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The Rehearsal

3.42  ·  Rating details ·  4,899 ratings  ·  695 reviews
All the world's a stage - and nowhere is it that more true than at an all-girls high school, particularly one where a scandal has just erupted. When news spreads of a high school teacher's relationship with his underage student, participants and observers alike soon take part in an elaborate show of concern and dismay. But beneath the surface of the teenage girls' display, ...more
Hardcover, 312 pages
Published May 17th 2010 by Reagan Arthur Books (first published April 1st 2008)
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Will The way I understand it boils down to this: Everything having to do with the plot is delivered to us by unreliable points of view. Even though it's te…moreThe way I understand it boils down to this: Everything having to do with the plot is delivered to us by unreliable points of view. Even though it's technically an omniscient narrator, it's filtered through characters who are either making things up (like the saxophone teacher) or not giving us an objective look at what's happening. The girls at the school don't really hear what happened between Victoria and Mr. Saladin; what they hear is gossip. We, as readers, are in the same boat, and not just with the story of Victoria and Mr. Saladin, but also with every other character and story line.

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Colin Bruce Anthes
Aug 12, 2010 rated it it was amazing
I enjoy rating and seeing ratings on Goodreads immensely, however I can't help but notice certain patterns in the ratings of books which you, no doubt, have also noticed. Classics and non-genre-protected contemporary novels can either be skyrocketed by a large fan base, or pulled down by instant 1 and 2 star ratings by people who don't find a book to be in keeping with their ideas of what literature should be. I would love to see more raters giving good books 3 or 4 stars even if it wasn't their ...more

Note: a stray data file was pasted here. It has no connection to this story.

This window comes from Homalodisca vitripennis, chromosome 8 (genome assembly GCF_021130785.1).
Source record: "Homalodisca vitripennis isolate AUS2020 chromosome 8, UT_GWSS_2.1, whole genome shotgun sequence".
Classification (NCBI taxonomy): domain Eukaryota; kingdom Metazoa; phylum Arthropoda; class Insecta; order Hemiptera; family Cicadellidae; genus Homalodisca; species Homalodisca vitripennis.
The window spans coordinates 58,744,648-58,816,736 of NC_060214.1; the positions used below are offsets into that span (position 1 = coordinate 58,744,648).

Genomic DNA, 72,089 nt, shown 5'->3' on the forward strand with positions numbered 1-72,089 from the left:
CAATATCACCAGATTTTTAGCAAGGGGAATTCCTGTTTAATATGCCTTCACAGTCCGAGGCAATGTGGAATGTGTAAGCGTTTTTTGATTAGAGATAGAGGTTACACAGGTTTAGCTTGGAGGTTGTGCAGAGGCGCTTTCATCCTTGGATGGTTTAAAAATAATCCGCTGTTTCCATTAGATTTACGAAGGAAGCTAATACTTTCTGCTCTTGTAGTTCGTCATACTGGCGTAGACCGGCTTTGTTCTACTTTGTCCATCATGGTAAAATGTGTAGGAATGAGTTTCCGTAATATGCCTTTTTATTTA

Justin Evans
Jan 23, 2014 rated it it was amazing
Shelves: fiction
Eleanor Catton is a witch. I say this out of great respect, as I was taught to do by my Fake Auntie Barbara, who is also a witch. I know that Catton is a witch because:

i) I do not care about sexuality in fiction. It's been done to death (primarily, I suspect, because it lets writers, who like to think they're pure as the driven snow, feel like victims. Most writers, of course, are wealthy beyond the wildest dreams of the rest of the human population and got that way because of a wide range of hi
Jun 09, 2015 rated it really liked it
Shelves: owned
Updated review: March 2020
Such a clever story, so elegantly written. Not as powerful the second time around because so much of the joy of reading this is the surprise of your first time with it. For that I did bump it down from 5 to 4 stars. BUT still would highly recommend it to folks and am still thoroughly impressed by Catton's skill.

Original review: June 2015
Phenomenal! Not only is this an amazing book, but it's Catton's debut, written during her year of getting her the age of 22! I
Jenny (Reading Envy)
Aug 13, 2010 rated it it was amazing
This is the penultimate book I read to get through all the novels longlisted for the Dylan Thomas Prize, and I can say for certain without reading the last one that this is my favorite. It isn't possible that I could like the other one more. I enjoyed the technique of this novel, and that it somehow didn't seem so obviously a technique as I was reading it. The story is not linear, I'm not even sure which parts were real, but I couldn't put it down. I wanted to stay up and read instead of sleep, ...more
Ian "Marvin" Graye
Oct 01, 2013 rated it it was amazing
That One Perfect Kiss

At the heart of this novel (written when Catton was 22) is an illicit male teacher, female pupil relationship.

We hear little from the 31 year old teacher, so we can’t determine whether he is a latter-day Humbert Humbert.

Catton is more interested in the context and the aftermath than the act itself.

Almost all of the novel is told from the perspective of secondary school girls or young women. Hence, it's primarily an exploration of female adolescence and maturity, whate
Jul 30, 2013 rated it really liked it  ·  review of another edition
Recommended to Antonomasia by: indirectly, the 2013 Booker longlist